Not all succession moments become so acrimonious, and each practice experiences the process differently. NBBJ, which will celebrate its 80th birthday next year, says the first handover can be difficult. “The founders are typified as entrepreneurial, determined, hardworking,” says managing partner Steve McConnell. “The second generation has grown up under the founders, and tend to be followers, supporters and enablers. The transfer from the first to the second generation is tricky. It speaks to how conscientious the founders were in elevating people that would challenge them and build upon their foundations – leaders who can drive the future, not simply support strong willed founders.”
The practice, which was founded in 1943 when the US government asked three existing firms to merge, is currently choosing its fifth generation of leaders. McConnell says the firm has now “long since eclipsed” the model of the founders, part of a reinvention and progression which is essential to long term survival. “Determining the future leadership is probably the most important decision that the outgoing partners will make,” he says.
NBBJ uses a similar succession strategy to the one set up by Robert Adam. It calls its model “structural transference”, and involves “compelling” owners to transfer power from the age of 60. The idea is for the owners to not get too comfortable and “cling to their roles and hold back the firm,” McConnell says.
Getting leaders on board with this kind of plan is another matter. Succession is a time of mixed emotions for founders, Tritton says: “To confront your own mortality and plan your own redundancy is almost an unnatural act for those with the driven personalities that are synonymous with entrepreneurship.”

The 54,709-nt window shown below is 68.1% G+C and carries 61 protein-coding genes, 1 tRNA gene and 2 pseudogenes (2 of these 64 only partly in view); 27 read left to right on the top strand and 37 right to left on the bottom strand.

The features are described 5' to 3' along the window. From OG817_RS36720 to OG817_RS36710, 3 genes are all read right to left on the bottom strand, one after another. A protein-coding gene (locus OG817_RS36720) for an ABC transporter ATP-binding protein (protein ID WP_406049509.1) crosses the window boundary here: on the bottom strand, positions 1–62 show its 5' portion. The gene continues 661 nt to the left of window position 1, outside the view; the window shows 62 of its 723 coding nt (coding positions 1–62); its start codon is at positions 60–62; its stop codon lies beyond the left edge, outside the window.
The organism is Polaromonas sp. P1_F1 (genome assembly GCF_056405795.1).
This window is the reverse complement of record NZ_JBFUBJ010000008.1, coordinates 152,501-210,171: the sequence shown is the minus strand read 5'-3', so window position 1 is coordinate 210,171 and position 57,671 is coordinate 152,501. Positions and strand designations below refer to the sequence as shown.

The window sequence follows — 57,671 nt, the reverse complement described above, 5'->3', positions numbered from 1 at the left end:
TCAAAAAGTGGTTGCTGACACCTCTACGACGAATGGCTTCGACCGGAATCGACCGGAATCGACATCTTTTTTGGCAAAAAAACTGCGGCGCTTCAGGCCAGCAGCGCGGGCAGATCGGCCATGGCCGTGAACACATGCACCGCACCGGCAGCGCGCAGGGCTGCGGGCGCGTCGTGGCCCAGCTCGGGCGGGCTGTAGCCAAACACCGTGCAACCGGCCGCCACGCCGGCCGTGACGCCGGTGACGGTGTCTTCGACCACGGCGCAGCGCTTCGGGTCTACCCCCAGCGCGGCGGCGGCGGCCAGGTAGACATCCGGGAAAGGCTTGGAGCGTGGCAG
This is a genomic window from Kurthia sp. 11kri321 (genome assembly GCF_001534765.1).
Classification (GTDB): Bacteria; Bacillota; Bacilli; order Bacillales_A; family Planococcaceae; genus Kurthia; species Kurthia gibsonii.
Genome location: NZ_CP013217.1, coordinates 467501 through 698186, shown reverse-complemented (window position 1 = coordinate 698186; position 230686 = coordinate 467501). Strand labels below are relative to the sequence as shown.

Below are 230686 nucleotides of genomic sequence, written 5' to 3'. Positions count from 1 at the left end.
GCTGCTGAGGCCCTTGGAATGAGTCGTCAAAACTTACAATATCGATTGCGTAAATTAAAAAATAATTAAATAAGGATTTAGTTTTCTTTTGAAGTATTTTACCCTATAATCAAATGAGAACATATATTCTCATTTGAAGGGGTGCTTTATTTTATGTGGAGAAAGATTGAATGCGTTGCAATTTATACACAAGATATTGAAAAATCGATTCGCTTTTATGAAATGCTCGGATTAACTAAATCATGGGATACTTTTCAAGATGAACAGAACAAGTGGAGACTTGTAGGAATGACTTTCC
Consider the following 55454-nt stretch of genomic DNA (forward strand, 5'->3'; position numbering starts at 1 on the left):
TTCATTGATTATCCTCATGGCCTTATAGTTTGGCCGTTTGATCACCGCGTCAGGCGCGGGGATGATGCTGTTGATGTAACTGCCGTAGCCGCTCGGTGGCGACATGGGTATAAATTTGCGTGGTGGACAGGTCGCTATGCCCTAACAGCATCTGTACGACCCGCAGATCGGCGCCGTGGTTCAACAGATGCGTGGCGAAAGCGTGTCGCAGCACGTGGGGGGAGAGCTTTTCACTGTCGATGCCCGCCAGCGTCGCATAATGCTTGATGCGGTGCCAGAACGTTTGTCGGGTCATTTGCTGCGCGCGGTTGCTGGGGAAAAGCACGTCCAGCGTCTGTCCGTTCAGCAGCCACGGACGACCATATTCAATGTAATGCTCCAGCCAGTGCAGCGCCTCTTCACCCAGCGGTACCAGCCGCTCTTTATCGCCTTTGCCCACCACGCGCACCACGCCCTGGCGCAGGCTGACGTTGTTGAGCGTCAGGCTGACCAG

Henning Larsen, founder of the Copenhagen-based practice which bears his name, did not immediately engage with the issue. “When Henning turned 70, obviously it had to be discussed, but he didn’t really want to talk about what would happen with succession,” says the firm’s current chief executive and partner Mette Kynne Frandsen. Eventually Larsen decided to appoint seven partners.
When the process did begin, the leaders needed to decide what the firm would look like after the departure of its founder. Changing the name of the practice was “never an option”, Frandsen says. “It’s linked to our culture, like Ove Arup is for them [Arup Group] – it means they still have a certain way of thinking, certain values. When you attract new people, it has a lot to do with values. By keeping the name, we can show we’re keeping the same values.”
Name changes are always a commercial risk. For MICA, formerly Rick Mather Architects, it was a bold move intended to signal a rebrand after the sudden death of its founder, Rick Mather. It also came after a bruising period in the wake of Mather’s death when the practice was sacked from a major job for the Peabody Essex Museum in Massachusetts.
Changing the practice’s name was a way of “drawing a line underneath the old firm and adopting a broader reach”, says director Gavin Miller. “People said we were crazy as we already had a big brand. We thought differently.” MICA - named from the first two letters of the surnames Miller and fellow partner Simon Cade - won this publication’s Architect of the Year award in 2020. Miller says it “feels like the doubters have been silenced”.
“Looking back, it worked for us and the decision feels vindicated,” he says. “My advice would be that you should consider rebranding: it’s often the right thing to do. Now we feel unburdened by the weight of what has gone before. The past is an asset, not a hindrance. We’re a new firm with an old legacy, and that legacy is also secure.”